Today's Featured Image highlights an upper portion of the crater wall of an unnamed crater (10.7 km diameter), located in the southwest portion of the Orientale basin. The rim crest is at upper-left of this image. The biggest crater at the left side is actually on the rim crest.
The distinctive crack extending from the lower-left to upper-right cuts across a rough fractured slope. Most likely this surface corresponds to smoother terrain just outside the crater (upper left). Likely both surfaces formed as impact melt cooled. The portion on the steeper surface later fractured as gravity-driven slides slowly broke this crust.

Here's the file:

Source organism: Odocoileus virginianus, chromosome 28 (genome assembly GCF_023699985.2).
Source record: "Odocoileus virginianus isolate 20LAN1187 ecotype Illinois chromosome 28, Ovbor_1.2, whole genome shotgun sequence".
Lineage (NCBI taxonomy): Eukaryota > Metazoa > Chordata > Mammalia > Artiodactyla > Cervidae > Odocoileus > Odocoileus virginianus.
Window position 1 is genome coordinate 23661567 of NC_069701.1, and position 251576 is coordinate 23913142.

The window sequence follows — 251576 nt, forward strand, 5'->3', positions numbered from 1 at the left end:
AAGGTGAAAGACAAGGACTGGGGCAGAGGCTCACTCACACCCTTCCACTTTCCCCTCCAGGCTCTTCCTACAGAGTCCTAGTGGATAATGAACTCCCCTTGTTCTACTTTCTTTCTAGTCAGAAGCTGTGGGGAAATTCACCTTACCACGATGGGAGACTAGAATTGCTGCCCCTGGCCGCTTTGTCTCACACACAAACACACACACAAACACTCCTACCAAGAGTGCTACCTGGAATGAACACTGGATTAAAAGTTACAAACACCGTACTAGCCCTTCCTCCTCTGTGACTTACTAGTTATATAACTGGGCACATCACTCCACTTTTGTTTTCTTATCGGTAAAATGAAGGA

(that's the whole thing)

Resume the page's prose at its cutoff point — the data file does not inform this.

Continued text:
Impact melts are recognized as common features on the Moon, the LROC NAC has imaged many spectacular occurrences (see links below). Impact melt deposits are of special interest to geologists as they hold a record of when an impact event occurred. A rocks radiometric clock starts ticking when it cools and hardens. If you can connect a particular impact melt rock to a crater, you can determine the exact time when the crater was formed.
Explore the sinuous cracks in the full NAC frame yourself!
Posted by Hiroyuki Sato on December 31, 2012 10:00 UTC.